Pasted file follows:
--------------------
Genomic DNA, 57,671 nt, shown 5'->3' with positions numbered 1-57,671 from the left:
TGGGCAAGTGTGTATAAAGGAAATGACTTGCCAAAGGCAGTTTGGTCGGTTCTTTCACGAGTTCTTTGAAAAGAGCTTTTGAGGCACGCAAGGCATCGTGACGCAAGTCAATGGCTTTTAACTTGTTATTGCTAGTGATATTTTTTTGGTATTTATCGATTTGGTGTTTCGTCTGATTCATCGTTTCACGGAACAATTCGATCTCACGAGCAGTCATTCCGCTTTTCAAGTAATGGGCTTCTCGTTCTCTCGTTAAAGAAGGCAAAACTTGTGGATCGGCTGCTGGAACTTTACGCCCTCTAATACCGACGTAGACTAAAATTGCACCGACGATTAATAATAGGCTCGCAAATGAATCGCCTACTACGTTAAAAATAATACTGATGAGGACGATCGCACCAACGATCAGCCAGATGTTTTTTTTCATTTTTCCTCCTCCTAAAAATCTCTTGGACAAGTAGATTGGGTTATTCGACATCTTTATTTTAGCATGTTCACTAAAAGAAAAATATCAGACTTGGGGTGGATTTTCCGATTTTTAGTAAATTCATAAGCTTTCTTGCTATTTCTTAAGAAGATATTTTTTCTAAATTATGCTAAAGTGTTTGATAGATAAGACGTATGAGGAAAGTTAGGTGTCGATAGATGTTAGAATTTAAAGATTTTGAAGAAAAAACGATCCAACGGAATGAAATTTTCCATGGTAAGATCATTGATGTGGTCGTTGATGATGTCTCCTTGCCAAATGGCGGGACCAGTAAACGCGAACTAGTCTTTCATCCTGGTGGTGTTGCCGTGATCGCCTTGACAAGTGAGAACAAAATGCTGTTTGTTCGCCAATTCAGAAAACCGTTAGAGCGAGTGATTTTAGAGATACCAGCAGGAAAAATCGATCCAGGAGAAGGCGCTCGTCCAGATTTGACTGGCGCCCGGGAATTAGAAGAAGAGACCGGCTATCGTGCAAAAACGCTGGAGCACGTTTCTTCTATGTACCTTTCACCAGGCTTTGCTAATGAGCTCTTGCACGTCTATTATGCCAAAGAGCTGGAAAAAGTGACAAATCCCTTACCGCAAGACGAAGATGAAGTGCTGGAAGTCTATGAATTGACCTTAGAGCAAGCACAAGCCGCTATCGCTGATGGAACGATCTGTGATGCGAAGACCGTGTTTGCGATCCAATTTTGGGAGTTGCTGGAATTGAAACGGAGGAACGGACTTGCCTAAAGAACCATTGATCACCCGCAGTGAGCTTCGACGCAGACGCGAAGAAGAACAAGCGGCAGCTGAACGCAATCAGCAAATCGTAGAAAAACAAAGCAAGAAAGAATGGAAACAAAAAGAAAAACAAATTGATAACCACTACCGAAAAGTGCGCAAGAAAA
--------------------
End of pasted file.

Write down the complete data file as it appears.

Genomic DNA, 57,671 nt, shown 5'->3' with positions numbered 1-57,671 from the left:
TGGGCAAGTGTGTATAAAGGAAATGACTTGCCAAAGGCAGTTTGGTCGGTTCTTTCACGAGTTCTTTGAAAAGAGCTTTTGAGGCACGCAAGGCATCGTGACGCAAGTCAATGGCTTTTAACTTGTTATTGCTAGTGATATTTTTTTGGTATTTATCGATTTGGTGTTTCGTCTGATTCATCGTTTCACGGAACAATTCGATCTCACGAGCAGTCATTCCGCTTTTCAAGTAATGGGCTTCTCGTTCTCTCGTTAAAGAAGGCAAAACTTGTGGATCGGCTGCTGGAACTTTACGCCCTCTAATACCGACGTAGACTAAAATTGCACCGACGATTAATAATAGGCTCGCAAATGAATCGCCTACTACGTTAAAAATAATACTGATGAGGACGATCGCACCAACGATCAGCCAGATGTTTTTTTTCATTTTTCCTCCTCCTAAAAATCTCTTGGACAAGTAGATTGGGTTATTCGACATCTTTATTTTAGCATGTTCACTAAAAGAAAAATATCAGACTTGGGGTGGATTTTCCGATTTTTAGTAAATTCATAAGCTTTCTTGCTATTTCTTAAGAAGATATTTTTTCTAAATTATGCTAAAGTGTTTGATAGATAAGACGTATGAGGAAAGTTAGGTGTCGATAGATGTTAGAATTTAAAGATTTTGAAGAAAAAACGATCCAACGGAATGAAATTTTCCATGGTAAGATCATTGATGTGGTCGTTGATGATGTCTCCTTGCCAAATGGCGGGACCAGTAAACGCGAACTAGTCTTTCATCCTGGTGGTGTTGCCGTGATCGCCTTGACAAGTGAGAACAAAATGCTGTTTGTTCGCCAATTCAGAAAACCGTTAGAGCGAGTGATTTTAGAGATACCAGCAGGAAAAATCGATCCAGGAGAAGGCGCTCGTCCAGATTTGACTGGCGCCCGGGAATTAGAAGAAGAGACCGGCTATCGTGCAAAAACGCTGGAGCACGTTTCTTCTATGTACCTTTCACCAGGCTTTGCTAATGAGCTCTTGCACGTCTATTATGCCAAAGAGCTGGAAAAAGTGACAAATCCCTTACCGCAAGACGAAGATGAAGTGCTGGAAGTCTATGAATTGACCTTAGAGCAAGCACAAGCCGCTATCGCTGATGGAACGATCTGTGATGCGAAGACCGTGTTTGCGATCCAATTTTGGGAGTTGCTGGAATTGAAACGGAGGAACGGACTTGCCTAAAGAACCATTGATCACCCGCAGTGAGCTTCGACGCAGACGCGAAGAAGAACAAGCGGCAGCTGAACGCAATCAGCAAATCGTAGAAAAACAAAGCAAGAAAGAATGGAAACAAAAAGAAAAACAAATTGATAACCACTACCGAAAAGTGCGCAAGAAAA